Sunday, 14 October 2012

My LAST weekend fishing report for 2012.....(part 1)

I'll be honest, getting up to the camp this past weekend was a bit of a bag drive.... I wasn't terribly enthusiastic about it and the thoughts of fishing in the cold, wind and rain wasn't terribly exciting. In fact, I was more interested in birds so I made sure I picked up a hunting license and dusted off the trusty old Remington 870 Express - is there a more reliable utility grade pump gun? The plan was to duck out a wee bit early on Thursday and drive to the camp via the back roads from the 123 a.k.a. the Grandlake Road so that I could do some 'hollywood' hunting before it got too dark. About 2 kilometres on the Chipman side from the Cains river bridge there is a logging road called the Acadia Road. This road meets the South Cains road some 40-ish kilometres is the woods - great chance to drive along and scope for some birds. When I made the turn off the pavement and started seeing some of the fall colours a change began... my less than chipper mood about this endeavour began to be pushed aside as I remembered how much I love the fall and everything to do with it... This season has been so terrible fishing-wise that I became obsessed with the weather details and river levels to the point that I forgot to stop and smell the roses... I've been so worried about something I can't control ... I suspect I'm not the only NB'er or salmon fishermen to have had suffered the same affliction this 2012 season!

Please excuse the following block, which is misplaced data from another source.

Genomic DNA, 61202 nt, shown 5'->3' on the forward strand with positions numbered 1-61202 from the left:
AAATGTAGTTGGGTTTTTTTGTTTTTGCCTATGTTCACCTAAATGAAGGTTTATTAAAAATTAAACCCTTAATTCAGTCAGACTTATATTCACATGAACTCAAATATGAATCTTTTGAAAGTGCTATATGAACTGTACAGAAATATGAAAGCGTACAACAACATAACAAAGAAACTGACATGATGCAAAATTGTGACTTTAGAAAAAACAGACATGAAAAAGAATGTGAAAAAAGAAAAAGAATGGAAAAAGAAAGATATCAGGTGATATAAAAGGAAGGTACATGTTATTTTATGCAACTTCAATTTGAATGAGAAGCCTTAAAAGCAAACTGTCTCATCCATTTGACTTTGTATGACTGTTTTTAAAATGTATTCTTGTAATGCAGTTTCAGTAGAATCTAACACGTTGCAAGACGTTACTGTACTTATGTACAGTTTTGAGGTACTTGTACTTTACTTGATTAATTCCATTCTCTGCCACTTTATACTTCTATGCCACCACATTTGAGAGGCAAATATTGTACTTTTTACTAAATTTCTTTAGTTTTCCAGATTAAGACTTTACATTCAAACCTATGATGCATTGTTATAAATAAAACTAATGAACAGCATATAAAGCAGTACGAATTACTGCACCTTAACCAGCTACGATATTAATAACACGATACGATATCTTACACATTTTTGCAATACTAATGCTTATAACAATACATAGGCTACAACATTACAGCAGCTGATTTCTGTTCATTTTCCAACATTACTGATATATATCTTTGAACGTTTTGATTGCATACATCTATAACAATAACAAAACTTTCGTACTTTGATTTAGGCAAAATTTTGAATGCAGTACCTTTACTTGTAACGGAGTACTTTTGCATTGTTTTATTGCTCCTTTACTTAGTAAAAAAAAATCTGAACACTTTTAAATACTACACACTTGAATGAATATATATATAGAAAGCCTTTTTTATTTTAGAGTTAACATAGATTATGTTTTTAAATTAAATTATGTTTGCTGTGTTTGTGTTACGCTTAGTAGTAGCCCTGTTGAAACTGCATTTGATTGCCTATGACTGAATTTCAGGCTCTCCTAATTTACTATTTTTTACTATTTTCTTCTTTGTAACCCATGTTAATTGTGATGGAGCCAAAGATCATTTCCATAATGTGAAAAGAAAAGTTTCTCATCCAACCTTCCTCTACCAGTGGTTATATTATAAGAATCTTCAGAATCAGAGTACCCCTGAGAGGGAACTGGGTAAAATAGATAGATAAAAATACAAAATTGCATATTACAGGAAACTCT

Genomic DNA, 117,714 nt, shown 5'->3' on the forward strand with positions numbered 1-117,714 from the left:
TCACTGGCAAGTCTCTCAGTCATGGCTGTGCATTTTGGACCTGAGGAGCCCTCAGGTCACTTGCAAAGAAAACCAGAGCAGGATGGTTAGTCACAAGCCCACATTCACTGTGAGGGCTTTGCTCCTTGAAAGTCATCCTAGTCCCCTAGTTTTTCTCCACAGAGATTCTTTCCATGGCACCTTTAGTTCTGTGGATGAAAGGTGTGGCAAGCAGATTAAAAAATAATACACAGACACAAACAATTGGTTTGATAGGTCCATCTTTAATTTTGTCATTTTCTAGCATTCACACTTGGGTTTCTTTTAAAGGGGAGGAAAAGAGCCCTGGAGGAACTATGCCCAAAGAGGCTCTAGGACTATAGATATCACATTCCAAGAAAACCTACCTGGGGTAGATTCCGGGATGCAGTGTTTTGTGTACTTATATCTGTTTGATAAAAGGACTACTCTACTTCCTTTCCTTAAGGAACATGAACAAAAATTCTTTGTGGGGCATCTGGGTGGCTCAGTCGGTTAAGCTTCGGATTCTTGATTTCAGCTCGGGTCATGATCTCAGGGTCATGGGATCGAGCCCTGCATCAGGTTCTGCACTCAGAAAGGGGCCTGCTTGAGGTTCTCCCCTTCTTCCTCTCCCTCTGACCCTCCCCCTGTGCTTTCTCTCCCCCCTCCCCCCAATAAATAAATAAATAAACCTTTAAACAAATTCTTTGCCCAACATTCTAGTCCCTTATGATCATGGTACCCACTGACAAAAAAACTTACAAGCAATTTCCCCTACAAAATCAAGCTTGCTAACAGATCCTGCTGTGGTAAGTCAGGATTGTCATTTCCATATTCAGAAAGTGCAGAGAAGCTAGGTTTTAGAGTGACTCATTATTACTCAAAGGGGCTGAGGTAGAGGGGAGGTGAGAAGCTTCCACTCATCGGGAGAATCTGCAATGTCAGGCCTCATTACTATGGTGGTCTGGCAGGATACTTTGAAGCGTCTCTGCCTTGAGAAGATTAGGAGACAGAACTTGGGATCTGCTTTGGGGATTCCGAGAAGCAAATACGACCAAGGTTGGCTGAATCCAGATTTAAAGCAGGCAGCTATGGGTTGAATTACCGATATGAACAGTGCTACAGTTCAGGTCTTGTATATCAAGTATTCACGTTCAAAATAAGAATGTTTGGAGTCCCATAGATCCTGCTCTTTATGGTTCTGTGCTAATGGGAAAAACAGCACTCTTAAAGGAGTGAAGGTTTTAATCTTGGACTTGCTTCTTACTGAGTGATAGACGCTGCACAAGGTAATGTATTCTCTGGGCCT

Inspiring Fall colours (yes, the 'U' belongs)

I made my way through the Acadia road and finally got to the South Cains road - no birds sighted. I decided to stop at Salmon Brook to check the river and boy was she high and dirty! There were a couple fellas pounding her anyways -- the lads were troopers! Please note the only patch of red in the trees on the right --- you'll be seeing that a little later in this report ;-)

So I finally made it to the camp, it took me almost 4 hours to get there - it's normally a 2.5 hour drive. I really enjoyed my tour and it certainly put me back into the right frame of mind. I lit a fire and had a couple 'sodas' while waiting for Paul to give me a ring. When he called we discussed our plans for the next day -- the plan was to do some pool hopping on the Northwest in the AM and the Renous in the PM. I was to meet him at Debbie & Dale Norton's place "Upper Oxbow Outdoor Adventures"